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Wednesday, June 13, 2007

Whole new ball game-case in point Avandia

The spin-off as well as the spin seems endless in regard to the Avandia issue.Nissen's NEJM article catalyzed various reactions many of which were predictable at least in direction if not in intensity. Predictable downstream effects included the reactions by GSK,by pro and anti Pharma blogs and Grass root and astro turf patient-interest groups and by plaintiff attorneys. Also expected are thoughtful posts by medical bloggers such as the one entitled "Avandia:two questions" by Dr. RW. and "The Avandia spin cycle" found at Health Care Renewal.

One of the latest developments is a class action suit by stock holders of GSK accusing the directors of withholding information about the cardiac risk of Avandia. The directors are accused of not providing adequate data to stockholders regarding the company's meta-analysis of cardiovascular deaths that was reported to the FDA.

Over thirty years ago another medical publication dealt with a purported increase in cardio vascular deaths from an oral diabetic medication. The University Group Diabetes Program (UGDP) was presented at the June 1970 meeting of the American Diabetes Association. Data presented indicated that tolbutamide increased cardiovascular deaths by over two and a half times.( R.R of 2.61, C.I.-1.29-5.27 It did not take long for the UGDP study to be referred to as the "controversial" UGDP.

The dispute over methodological issues was played out largely out of the public eye and patients and physicians alike had to largely rely on medical journal hard copy publications to follow the events that they unfolded in what would be considered slow motion in today's frenetic internet pace.Today with the Web within minutes the word spreads over the world and quickly bloggers and news sites and lawyers post messages. It is not long before a Senate hearing is held.

The UGDP study in many ways presented more robust evidence that the Nissen article.It was a randomized clinical trial ( Yes Virginia, clinical trials were done before the folks from Canada descended from the mountain with the precepts of EBM carved into stone) and the R.R. was greater than 2, a number less than which many epidemiologists put little weight as small RR's can be pushed around by small biases.Putting too much emphasis on medical analyses which derive RR's less than 2 has been a issue of interest to me for some time and I have ranted on about that before.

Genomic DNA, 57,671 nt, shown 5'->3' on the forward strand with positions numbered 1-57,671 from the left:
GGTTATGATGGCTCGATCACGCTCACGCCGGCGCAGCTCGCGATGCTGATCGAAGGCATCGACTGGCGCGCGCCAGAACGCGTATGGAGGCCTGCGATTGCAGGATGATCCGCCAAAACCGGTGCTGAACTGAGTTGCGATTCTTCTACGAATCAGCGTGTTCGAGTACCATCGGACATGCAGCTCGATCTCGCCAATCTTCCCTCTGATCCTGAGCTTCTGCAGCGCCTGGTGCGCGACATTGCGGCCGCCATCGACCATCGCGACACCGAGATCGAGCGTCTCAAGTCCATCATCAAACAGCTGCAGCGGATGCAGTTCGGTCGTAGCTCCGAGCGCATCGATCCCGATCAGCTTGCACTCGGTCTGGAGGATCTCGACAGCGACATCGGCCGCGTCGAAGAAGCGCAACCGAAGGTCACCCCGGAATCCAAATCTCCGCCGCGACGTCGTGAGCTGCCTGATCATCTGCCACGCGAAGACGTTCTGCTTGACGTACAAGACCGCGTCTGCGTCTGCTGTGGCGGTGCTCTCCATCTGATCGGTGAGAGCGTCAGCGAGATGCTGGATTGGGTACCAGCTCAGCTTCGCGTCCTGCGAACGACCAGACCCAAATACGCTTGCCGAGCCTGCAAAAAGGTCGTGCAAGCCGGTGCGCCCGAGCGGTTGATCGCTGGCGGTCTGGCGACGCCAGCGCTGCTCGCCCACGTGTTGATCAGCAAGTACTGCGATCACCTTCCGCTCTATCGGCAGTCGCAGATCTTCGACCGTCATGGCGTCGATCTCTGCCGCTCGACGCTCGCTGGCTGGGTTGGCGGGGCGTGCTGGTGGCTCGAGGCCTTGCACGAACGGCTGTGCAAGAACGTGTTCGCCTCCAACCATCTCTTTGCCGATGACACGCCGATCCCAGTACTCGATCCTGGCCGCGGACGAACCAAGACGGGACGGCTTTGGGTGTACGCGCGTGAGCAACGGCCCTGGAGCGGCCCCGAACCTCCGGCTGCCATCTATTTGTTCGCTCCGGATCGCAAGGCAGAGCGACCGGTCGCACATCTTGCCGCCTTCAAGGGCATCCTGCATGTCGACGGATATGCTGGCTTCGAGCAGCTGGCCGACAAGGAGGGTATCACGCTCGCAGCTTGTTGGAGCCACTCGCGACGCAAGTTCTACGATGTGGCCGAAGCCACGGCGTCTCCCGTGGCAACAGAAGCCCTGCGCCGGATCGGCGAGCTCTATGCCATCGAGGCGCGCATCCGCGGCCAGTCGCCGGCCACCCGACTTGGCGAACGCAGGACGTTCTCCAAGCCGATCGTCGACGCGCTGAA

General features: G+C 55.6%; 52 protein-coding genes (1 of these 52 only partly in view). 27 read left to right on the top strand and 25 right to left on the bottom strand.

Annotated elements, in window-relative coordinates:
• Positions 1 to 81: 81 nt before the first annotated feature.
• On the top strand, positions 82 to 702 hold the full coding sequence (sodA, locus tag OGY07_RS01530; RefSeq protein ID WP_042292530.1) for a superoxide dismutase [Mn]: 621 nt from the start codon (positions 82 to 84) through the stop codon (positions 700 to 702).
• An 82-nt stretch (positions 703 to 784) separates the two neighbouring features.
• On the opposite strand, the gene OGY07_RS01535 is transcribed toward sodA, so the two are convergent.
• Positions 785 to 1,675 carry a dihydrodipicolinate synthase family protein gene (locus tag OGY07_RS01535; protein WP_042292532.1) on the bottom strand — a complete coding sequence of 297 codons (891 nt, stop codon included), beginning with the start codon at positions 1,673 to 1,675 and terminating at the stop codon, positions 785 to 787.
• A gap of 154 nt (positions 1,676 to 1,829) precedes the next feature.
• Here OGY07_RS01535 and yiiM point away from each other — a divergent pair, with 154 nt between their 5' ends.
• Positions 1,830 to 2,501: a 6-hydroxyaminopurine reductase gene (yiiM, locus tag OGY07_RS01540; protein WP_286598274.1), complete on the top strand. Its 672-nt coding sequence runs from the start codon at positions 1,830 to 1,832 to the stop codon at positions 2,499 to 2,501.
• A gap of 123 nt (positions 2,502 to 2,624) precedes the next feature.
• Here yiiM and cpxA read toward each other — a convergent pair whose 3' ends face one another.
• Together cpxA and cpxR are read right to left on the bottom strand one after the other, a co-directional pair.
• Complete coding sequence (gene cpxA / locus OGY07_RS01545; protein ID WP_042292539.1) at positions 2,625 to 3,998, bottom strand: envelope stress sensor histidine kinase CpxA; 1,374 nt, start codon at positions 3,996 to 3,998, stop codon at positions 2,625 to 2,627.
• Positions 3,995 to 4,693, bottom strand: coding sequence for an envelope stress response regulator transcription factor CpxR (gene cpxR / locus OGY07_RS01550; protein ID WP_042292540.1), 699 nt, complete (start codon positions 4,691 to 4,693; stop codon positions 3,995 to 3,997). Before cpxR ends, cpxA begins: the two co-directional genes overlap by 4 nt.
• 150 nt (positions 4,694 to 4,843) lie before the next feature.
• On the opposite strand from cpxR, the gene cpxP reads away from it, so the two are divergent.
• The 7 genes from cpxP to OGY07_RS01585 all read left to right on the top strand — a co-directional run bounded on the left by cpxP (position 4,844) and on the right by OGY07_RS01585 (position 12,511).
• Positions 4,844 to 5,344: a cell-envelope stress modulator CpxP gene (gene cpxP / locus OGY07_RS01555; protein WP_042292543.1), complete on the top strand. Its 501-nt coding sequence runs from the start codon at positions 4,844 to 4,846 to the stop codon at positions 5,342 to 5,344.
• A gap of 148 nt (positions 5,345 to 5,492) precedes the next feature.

In time, the reputation of the class of diabetic drugs to which tolbutamide belonged was salvaged to some degree by proposing that tolbutamide might interfere with a purported pathophysiologic mechanism called "ischemic preconditioning" while others drugs in this family might not. At the end of the day, a PDR sulfonylurea family warning was issued. As new drugs have been developed to treat type 2 diabetes little discussion seems to take place about these drugs while they continue to be used with little alarm about causing heart attacks.

Sometimes controversies just die out without really being settled with apodictic medical certainty.I think that was the case with tolbutamide.Many articles critical and supportive of the UGDP were generated and for the most part probably largely unread and were it not for the internet amplified and magnified Avandia issue few would even currently think about a possible increase in c-v risk from the sulfonylureas which are still widely used in the early treatment phases of type 2 diabetes. The dogs bark and the caravan moves on.Today with the internet the dogs seem to be able to do much more than just bark.

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